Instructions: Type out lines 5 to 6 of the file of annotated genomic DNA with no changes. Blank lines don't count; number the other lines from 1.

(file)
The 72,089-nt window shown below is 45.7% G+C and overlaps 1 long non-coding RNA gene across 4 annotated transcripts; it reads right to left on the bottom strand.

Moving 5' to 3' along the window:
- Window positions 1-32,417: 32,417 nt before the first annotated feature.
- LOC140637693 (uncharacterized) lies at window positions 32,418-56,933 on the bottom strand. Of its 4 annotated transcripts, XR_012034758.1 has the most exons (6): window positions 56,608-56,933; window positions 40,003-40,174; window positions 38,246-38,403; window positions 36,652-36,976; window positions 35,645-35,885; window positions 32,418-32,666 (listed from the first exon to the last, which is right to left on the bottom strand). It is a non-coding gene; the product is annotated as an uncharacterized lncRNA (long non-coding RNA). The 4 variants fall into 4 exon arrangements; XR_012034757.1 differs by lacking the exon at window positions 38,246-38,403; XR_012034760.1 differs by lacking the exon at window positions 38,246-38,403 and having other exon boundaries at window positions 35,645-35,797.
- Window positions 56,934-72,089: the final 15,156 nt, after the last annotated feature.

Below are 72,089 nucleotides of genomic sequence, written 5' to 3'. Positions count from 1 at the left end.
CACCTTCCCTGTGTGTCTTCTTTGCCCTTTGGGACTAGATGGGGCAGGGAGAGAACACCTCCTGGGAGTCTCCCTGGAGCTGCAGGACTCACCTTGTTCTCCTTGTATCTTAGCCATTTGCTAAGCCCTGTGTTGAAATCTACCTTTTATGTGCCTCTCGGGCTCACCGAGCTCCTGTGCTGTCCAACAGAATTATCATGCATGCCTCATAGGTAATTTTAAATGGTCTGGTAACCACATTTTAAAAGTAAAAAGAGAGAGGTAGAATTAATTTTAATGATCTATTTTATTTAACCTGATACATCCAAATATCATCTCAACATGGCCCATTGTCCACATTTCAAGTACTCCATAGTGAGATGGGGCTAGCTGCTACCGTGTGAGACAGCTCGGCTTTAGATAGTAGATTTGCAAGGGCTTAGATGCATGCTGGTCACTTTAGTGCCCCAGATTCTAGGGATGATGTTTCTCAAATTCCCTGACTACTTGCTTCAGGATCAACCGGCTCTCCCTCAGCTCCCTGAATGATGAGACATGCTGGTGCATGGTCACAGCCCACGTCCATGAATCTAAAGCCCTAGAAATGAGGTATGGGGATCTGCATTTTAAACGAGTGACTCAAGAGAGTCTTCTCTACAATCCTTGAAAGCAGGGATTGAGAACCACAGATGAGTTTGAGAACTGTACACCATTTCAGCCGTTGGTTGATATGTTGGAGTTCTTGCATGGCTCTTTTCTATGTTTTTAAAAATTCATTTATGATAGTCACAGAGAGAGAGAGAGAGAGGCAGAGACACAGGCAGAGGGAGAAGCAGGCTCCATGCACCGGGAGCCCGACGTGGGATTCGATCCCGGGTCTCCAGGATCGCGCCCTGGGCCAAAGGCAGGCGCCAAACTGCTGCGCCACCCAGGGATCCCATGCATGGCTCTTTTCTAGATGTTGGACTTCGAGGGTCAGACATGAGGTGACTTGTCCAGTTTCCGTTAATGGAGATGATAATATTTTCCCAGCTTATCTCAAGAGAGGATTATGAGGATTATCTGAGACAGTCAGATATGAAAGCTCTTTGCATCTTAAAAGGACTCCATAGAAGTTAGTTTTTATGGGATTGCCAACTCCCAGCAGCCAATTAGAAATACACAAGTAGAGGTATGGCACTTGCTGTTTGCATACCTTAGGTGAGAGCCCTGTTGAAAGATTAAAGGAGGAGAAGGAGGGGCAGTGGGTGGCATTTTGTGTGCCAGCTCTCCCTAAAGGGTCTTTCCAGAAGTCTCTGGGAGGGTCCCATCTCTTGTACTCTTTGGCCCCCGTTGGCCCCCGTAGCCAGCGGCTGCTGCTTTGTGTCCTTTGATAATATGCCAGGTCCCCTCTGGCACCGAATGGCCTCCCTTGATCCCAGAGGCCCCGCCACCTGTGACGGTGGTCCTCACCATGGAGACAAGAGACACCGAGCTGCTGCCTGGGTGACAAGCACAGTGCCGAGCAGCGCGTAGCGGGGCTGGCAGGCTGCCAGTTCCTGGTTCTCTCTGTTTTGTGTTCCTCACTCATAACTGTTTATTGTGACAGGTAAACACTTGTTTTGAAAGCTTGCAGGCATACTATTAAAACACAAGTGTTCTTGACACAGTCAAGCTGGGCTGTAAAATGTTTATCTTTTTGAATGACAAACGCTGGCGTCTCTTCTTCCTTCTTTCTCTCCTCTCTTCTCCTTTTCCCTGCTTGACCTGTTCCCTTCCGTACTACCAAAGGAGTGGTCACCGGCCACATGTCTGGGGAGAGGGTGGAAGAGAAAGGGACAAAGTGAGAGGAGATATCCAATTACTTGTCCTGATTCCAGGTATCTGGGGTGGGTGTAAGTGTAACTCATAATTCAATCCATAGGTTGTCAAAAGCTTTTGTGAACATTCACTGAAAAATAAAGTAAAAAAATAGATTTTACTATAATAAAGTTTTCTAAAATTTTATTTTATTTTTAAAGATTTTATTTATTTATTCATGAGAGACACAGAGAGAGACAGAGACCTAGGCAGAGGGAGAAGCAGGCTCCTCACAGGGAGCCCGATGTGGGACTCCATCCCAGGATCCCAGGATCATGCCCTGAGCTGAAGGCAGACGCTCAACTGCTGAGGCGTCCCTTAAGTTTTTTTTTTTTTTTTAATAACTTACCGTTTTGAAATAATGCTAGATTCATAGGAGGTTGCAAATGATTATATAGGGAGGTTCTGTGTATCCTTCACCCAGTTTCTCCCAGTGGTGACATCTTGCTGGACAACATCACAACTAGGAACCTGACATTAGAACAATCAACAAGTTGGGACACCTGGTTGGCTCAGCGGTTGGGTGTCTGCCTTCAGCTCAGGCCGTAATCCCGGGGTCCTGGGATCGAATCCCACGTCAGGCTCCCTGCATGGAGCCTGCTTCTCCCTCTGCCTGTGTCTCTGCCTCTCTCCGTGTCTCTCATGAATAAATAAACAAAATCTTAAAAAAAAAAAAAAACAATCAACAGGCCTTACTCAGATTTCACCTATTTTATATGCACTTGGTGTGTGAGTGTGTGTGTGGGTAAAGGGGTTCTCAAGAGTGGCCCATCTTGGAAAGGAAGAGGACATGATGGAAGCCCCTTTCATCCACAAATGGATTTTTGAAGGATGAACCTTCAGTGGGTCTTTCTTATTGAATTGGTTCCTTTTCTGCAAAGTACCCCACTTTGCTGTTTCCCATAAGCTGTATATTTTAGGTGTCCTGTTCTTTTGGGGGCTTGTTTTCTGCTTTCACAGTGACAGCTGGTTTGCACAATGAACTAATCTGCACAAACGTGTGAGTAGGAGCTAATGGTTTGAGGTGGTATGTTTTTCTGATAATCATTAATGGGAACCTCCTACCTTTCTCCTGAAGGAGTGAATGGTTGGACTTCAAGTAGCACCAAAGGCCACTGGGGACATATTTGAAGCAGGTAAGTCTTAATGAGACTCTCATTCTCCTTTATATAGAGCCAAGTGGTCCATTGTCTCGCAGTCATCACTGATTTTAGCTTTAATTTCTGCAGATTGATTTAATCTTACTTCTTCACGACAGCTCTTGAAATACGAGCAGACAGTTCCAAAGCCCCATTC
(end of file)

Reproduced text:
- Window positions 56,934-72,089: the final 15,156 nt, after the last annotated feature.

Below are 72,089 nucleotides of genomic sequence, written 5' to 3'. Positions count from 1 at the left end.